Noise Upstairs Podcast

Cerebrus Shoal, Lee and Ant outside the ALL FM studios
Cerebrus Shoal, Lee and Ant outside the ALL FM studios

The good folk at the Noise Upstairs improv night asked us toproduce a kindof last shout posthumous Northern Wire podcast for them to be played out at one of there forthcoming monthly sessions, below is whats on it…

Sweetleaf Black Sabbath

Barabadabada Ivor Cutler

Lovely Sky Boat Alice Coltrane

Black Jerusalem Teeth Mountain

I chose a random strange and stalked the shit out of them Kylie Minoise

Poeme Electronique Edgrad Varese

Fat Librarian Inca Eyeball

Reqiuem for Dying Mothers Stars of the Lid

Forwards and Back Music for One

Sonata for solo Violin Fuga Bela Bartok

Schizophrenia Sonic Youth

Room Temperature Suite Don Caballero

Orginal Suffer Head Fela Kuti

This what we said about the show: read and weep: apologies to anyone we forgot:

“The Northern Wire was a radio show on Manchesters ALL FM. Show was started in 2002 by David Armes who passed the baton on to Anthony Saunders and David Birchall around 2005 they ran with the show til its retirment earlier in this year; 2009. The show was characterised by a totally lack of musical policy resulting in a spontaneaty and honesty that was hard to recreate; Black Sabbath would be followed by the sound of howling wind in Siberia, Art Ensemble of Chicago would mould in unidentifable harsh CDR noise freakouts, Bartok would wrestle with mid 90s hardcore while some very real but ultimately sub Laurel and Hardyesque routine was wheeled out live in the studio. Another great feature of the show was live sessions from Vialka (France/Canada) McWatt (UK) Cerebrus Shoal (USA) Lianne Hall (UK) DBH (UK) Klaus Kinski (UK) Noise Upstairs Trio (UK) Smear Campaign (UK) Part Wild Horses Mane on Both Sides (France)”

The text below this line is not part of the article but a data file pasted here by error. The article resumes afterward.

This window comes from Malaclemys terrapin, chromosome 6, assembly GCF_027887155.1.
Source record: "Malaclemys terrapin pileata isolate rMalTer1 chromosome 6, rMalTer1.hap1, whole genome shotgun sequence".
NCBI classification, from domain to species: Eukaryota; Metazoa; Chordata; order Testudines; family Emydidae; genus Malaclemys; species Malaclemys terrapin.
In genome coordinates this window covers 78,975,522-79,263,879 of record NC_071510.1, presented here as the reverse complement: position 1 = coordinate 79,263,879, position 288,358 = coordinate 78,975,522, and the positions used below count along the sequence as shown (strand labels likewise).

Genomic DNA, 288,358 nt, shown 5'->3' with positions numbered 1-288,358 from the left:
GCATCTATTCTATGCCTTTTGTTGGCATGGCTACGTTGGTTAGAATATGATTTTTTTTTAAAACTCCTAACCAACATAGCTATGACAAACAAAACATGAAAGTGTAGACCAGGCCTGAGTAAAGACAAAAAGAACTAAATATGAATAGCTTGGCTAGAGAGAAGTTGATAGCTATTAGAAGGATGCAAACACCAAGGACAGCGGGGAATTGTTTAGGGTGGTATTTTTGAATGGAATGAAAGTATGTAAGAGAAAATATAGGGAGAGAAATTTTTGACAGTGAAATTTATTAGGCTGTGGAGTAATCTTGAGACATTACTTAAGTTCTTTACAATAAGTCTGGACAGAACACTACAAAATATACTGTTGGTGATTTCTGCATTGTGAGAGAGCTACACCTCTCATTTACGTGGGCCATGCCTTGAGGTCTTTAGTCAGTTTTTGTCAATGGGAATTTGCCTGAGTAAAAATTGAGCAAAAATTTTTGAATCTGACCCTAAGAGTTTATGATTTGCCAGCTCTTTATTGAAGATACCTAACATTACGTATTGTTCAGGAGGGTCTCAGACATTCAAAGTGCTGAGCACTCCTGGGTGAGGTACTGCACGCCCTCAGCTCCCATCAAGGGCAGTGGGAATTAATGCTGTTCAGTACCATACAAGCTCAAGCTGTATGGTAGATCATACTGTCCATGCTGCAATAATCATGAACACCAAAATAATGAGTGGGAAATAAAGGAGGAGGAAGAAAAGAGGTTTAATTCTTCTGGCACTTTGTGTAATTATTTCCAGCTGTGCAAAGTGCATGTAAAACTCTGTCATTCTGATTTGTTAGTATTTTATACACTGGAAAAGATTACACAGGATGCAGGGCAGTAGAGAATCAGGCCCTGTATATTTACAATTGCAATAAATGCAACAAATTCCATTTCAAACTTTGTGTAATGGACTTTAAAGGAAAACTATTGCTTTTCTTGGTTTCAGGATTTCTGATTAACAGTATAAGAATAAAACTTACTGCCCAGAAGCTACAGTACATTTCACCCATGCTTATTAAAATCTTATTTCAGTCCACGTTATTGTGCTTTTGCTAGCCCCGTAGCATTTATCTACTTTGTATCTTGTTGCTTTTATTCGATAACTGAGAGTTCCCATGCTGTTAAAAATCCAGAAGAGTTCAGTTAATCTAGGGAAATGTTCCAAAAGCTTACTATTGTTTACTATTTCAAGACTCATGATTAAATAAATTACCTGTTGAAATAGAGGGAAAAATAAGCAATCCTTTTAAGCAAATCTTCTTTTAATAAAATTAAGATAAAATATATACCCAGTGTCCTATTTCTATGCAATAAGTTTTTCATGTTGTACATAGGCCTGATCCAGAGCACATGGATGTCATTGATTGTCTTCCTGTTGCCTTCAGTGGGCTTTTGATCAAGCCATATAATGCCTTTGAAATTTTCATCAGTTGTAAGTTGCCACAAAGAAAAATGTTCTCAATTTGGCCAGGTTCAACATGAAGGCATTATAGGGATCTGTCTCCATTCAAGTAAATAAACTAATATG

Open Eye Ensemble in Lyon

Brief snatch of Open Eye set from Lyon earlier this year recorded by the ever vigilant DBH. Pascal is out of shot playing percussion, Nick, Kelly and myself are just visible; Kelly applying tape to my goodself and guitar nearly became an escapology trick. Everyone else in the room has gone wild with the same kindof scritchy noise as the group make, bits of tin cans, discarded parts, glas.

Kalbakken Gamelan

A brief snatch of Nick and I improvising a piece of our Kalbakken set from the Ruby Lounge gig with a Hawk and a Hacksaw at the end of June.

Citylife said this about the performance: 

“Fellow Norwegian-Mancunian Kalbakken was more intense, reinterpreting traditional Norwegian folk songs with trancelike guitar playing and frantic sleigh bells, as well as a metal bowl tapped with a paintbrush.”



Just dredged up this Kalbakken tour photo post gig in Malaga with the incredible  Pamplonian hardcore band  Antigua & Barbuda outside the Casa Invisible squatted social space. Shortly after this photo was taken they tried to hidnap Kirsty using banned substances as bait. The streets were covered in wax from the wild pointed hat and candles Easter parades the week before and made the most incredible screetches on car tires.

Recent Reading lists…

Arcana Vol 2 edited by John Zorn

Edgard Varese biography by Fernand Ouellette

Naked Lunch by William S. Burroughs